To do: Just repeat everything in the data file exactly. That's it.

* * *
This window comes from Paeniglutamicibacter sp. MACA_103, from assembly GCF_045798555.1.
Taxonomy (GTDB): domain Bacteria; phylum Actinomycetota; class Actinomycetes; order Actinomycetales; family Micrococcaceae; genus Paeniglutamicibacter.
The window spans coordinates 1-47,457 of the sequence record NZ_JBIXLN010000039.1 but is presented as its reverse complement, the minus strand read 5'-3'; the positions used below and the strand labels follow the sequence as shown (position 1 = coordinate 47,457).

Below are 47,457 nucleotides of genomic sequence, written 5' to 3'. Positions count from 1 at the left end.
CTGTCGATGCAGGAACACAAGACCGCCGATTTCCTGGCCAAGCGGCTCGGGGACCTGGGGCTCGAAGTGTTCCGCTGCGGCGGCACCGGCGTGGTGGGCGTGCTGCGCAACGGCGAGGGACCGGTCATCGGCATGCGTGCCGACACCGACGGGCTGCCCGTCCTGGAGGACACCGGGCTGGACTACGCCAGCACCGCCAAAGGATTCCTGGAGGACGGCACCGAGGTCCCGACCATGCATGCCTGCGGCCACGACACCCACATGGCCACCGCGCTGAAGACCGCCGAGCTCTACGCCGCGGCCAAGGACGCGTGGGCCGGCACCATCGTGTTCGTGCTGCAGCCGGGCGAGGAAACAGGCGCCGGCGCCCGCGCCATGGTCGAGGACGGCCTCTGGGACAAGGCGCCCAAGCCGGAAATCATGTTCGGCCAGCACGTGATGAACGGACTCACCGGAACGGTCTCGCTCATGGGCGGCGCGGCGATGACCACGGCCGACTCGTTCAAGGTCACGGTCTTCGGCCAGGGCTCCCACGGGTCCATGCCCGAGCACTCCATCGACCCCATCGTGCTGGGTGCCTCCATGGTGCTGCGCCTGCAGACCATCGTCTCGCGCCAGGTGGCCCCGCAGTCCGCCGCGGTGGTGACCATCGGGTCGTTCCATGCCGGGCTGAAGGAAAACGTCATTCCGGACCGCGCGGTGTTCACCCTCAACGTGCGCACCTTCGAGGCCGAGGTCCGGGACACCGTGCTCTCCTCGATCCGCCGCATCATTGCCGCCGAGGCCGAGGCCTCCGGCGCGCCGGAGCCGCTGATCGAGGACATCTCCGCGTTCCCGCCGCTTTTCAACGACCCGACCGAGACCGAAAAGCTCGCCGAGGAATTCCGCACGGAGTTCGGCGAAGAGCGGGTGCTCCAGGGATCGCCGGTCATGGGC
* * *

This window comes from Paeniglutamicibacter sp. MACA_103, from assembly GCF_045798555.1.
Taxonomy (GTDB): domain Bacteria; phylum Actinomycetota; class Actinomycetes; order Actinomycetales; family Micrococcaceae; genus Paeniglutamicibacter.
The window spans coordinates 1-47,457 of the sequence record NZ_JBIXLN010000039.1 but is presented as its reverse complement, the minus strand read 5'-3'; the positions used below and the strand labels follow the sequence as shown (position 1 = coordinate 47,457).

Below are 47,457 nucleotides of genomic sequence, written 5' to 3'. Positions count from 1 at the left end.
CTGTCGATGCAGGAACACAAGACCGCCGATTTCCTGGCCAAGCGGCTCGGGGACCTGGGGCTCGAAGTGTTCCGCTGCGGCGGCACCGGCGTGGTGGGCGTGCTGCGCAACGGCGAGGGACCGGTCATCGGCATGCGTGCCGACACCGACGGGCTGCCCGTCCTGGAGGACACCGGGCTGGACTACGCCAGCACCGCCAAAGGATTCCTGGAGGACGGCACCGAGGTCCCGACCATGCATGCCTGCGGCCACGACACCCACATGGCCACCGCGCTGAAGACCGCCGAGCTCTACGCCGCGGCCAAGGACGCGTGGGCCGGCACCATCGTGTTCGTGCTGCAGCCGGGCGAGGAAACAGGCGCCGGCGCCCGCGCCATGGTCGAGGACGGCCTCTGGGACAAGGCGCCCAAGCCGGAAATCATGTTCGGCCAGCACGTGATGAACGGACTCACCGGAACGGTCTCGCTCATGGGCGGCGCGGCGATGACCACGGCCGACTCGTTCAAGGTCACGGTCTTCGGCCAGGGCTCCCACGGGTCCATGCCCGAGCACTCCATCGACCCCATCGTGCTGGGTGCCTCCATGGTGCTGCGCCTGCAGACCATCGTCTCGCGCCAGGTGGCCCCGCAGTCCGCCGCGGTGGTGACCATCGGGTCGTTCCATGCCGGGCTGAAGGAAAACGTCATTCCGGACCGCGCGGTGTTCACCCTCAACGTGCGCACCTTCGAGGCCGAGGTCCGGGACACCGTGCTCTCCTCGATCCGCCGCATCATTGCCGCCGAGGCCGAGGCCTCCGGCGCGCCGGAGCCGCTGATCGAGGACATCTCCGCGTTCCCGCCGCTTTTCAACGACCCGACCGAGACCGAAAAGCTCGCCGAGGAATTCCGCACGGAGTTCGGCGAAGAGCGGGTGCTCCAGGGATCGCCGGTCATGGGC